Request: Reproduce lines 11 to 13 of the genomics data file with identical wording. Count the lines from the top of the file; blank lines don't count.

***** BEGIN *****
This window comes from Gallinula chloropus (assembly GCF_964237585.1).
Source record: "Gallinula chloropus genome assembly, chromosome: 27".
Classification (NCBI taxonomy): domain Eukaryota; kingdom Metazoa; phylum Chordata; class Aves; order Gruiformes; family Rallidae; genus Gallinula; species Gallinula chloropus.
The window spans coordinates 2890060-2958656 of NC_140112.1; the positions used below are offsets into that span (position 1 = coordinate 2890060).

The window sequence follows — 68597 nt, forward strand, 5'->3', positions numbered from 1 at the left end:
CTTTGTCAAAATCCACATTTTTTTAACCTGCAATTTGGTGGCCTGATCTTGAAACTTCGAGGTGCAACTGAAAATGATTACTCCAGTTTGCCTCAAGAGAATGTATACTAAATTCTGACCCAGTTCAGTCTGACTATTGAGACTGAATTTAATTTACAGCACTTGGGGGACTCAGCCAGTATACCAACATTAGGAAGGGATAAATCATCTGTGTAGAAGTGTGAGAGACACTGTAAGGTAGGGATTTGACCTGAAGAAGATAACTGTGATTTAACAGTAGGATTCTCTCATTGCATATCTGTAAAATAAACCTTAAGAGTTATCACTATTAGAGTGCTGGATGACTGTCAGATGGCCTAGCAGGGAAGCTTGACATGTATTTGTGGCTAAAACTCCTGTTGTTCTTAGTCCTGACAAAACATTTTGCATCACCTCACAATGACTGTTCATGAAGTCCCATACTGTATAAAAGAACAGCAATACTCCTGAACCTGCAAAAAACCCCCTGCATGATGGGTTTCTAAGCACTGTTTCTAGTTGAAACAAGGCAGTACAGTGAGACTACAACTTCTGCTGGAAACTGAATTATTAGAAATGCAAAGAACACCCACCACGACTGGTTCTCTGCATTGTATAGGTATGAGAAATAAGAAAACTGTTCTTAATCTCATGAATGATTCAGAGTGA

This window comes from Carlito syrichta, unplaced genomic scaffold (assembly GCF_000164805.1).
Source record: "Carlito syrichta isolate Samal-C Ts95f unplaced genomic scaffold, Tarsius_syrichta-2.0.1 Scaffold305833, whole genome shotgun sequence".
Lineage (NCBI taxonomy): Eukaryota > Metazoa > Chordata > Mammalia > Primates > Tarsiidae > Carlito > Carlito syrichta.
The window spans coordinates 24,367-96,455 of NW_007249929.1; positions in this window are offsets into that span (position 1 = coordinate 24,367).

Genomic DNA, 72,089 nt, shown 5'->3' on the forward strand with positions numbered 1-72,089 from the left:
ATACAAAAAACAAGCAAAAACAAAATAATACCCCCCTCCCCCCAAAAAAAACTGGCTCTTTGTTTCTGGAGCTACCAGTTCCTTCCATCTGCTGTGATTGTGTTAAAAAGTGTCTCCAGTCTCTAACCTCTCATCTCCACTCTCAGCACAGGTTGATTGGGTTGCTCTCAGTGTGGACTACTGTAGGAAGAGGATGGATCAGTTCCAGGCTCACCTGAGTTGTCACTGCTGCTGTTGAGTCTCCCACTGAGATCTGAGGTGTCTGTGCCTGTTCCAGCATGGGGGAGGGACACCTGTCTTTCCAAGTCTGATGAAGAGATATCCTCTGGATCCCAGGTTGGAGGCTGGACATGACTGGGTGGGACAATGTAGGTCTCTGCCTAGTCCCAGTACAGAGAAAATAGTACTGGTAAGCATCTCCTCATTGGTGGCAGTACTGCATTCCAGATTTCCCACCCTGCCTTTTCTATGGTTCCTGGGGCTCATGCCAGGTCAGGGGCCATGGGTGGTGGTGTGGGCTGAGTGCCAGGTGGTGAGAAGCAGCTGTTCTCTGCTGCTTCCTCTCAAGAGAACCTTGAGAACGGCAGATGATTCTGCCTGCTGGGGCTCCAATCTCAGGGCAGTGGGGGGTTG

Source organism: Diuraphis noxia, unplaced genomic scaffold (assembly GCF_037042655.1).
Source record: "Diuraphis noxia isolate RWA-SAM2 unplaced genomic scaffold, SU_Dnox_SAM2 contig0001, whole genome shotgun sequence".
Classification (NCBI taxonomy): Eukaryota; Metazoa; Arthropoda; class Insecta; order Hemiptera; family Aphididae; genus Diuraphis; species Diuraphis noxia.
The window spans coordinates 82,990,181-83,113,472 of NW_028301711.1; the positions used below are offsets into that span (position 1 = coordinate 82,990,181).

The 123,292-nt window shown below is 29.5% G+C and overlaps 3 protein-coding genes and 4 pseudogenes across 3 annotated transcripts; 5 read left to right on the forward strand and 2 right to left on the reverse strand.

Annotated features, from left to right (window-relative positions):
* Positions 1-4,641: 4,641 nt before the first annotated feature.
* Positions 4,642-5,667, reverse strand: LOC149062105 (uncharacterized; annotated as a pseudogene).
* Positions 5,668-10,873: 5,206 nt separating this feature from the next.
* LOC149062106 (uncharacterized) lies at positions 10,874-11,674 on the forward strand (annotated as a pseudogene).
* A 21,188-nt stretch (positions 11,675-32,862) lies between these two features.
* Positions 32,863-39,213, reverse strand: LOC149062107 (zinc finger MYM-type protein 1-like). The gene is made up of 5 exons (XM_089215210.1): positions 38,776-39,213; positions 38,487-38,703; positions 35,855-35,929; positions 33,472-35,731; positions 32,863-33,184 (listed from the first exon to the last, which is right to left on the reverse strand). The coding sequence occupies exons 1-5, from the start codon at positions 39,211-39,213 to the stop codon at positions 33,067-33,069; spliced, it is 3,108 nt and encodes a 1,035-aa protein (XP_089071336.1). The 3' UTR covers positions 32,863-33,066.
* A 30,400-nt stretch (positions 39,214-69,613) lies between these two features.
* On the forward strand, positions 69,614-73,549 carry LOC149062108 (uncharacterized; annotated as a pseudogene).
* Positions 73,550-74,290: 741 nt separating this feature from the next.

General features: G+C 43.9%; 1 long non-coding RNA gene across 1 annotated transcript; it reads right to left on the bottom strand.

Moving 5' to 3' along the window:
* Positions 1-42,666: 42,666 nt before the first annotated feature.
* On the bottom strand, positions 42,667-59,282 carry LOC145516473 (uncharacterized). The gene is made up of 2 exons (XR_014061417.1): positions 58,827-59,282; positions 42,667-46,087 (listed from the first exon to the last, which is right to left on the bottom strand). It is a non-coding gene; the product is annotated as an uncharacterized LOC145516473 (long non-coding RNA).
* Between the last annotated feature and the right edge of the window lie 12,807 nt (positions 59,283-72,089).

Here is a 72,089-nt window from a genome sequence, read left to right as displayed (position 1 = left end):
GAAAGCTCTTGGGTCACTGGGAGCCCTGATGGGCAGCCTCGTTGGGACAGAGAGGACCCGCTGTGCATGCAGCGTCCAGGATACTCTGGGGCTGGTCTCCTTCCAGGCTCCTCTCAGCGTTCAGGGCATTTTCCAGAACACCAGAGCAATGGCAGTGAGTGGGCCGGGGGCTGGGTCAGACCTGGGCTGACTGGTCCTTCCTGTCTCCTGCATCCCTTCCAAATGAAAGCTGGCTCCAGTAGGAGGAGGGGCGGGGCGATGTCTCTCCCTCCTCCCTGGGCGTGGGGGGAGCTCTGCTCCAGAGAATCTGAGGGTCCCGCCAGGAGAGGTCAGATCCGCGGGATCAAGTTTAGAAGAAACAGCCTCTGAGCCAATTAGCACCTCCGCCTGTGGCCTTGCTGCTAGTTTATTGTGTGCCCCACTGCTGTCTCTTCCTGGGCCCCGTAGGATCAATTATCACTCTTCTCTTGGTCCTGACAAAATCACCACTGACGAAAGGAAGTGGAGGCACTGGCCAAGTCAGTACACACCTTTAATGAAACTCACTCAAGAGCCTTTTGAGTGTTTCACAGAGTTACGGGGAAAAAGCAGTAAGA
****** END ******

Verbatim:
Genomic DNA, 72,089 nt, shown 5'->3' on the forward strand with positions numbered 1-72,089 from the left:
ATACAAAAAACAAGCAAAAACAAAATAATACCCCCCTCCCCCCAAAAAAAACTGGCTCTTTGTTTCTGGAGCTACCAGTTCCTTCCATCTGCTGTGATTGTGTTAAAAAGTGTCTCCAGTCTCTAACCTCTCATCTCCACTCTCAGCACAGGTTGATTGGGTTGCTCTCAGTGTGGACTACTGTAGGAAGAGGATGGATCAGTTCCAGGCTCACCTGAGTTGTCACTGCTGCTGTTGAGTCTCCCACTGAGATCTGAGGTGTCTGTGCCTGTTCCAGCATGGGGGAGGGACACCTGTCTTTCCAAGTCTGATGAAGAGATATCCTCTGGATCCCAGGTTGGAGGCTGGACATGACTGGGTGGGACAATGTAGGTCTCTGCCTAGTCCCAGTACAGAGAAAATAGTACTGGTAAGCATCTCCTCATTGGTGGCAGTACTGCATTCCAGATTTCCCACCCTGCCTTTTCTATGGTTCCTGGGGCTCATGCCAGGTCAGGGGCCATGGGTGGTGGTGTGGGCTGAGTGCCAGGTGGTGAGAAGCAGCTGTTCTCTGCTGCTTCCTCTCAAGAGAACCTTGAGAACGGCAGATGATTCTGCCTGCTGGGGCTCCAATCTCAGGGCAGTGGGGGGTTG

Source organism: Diuraphis noxia, unplaced genomic scaffold (assembly GCF_037042655.1).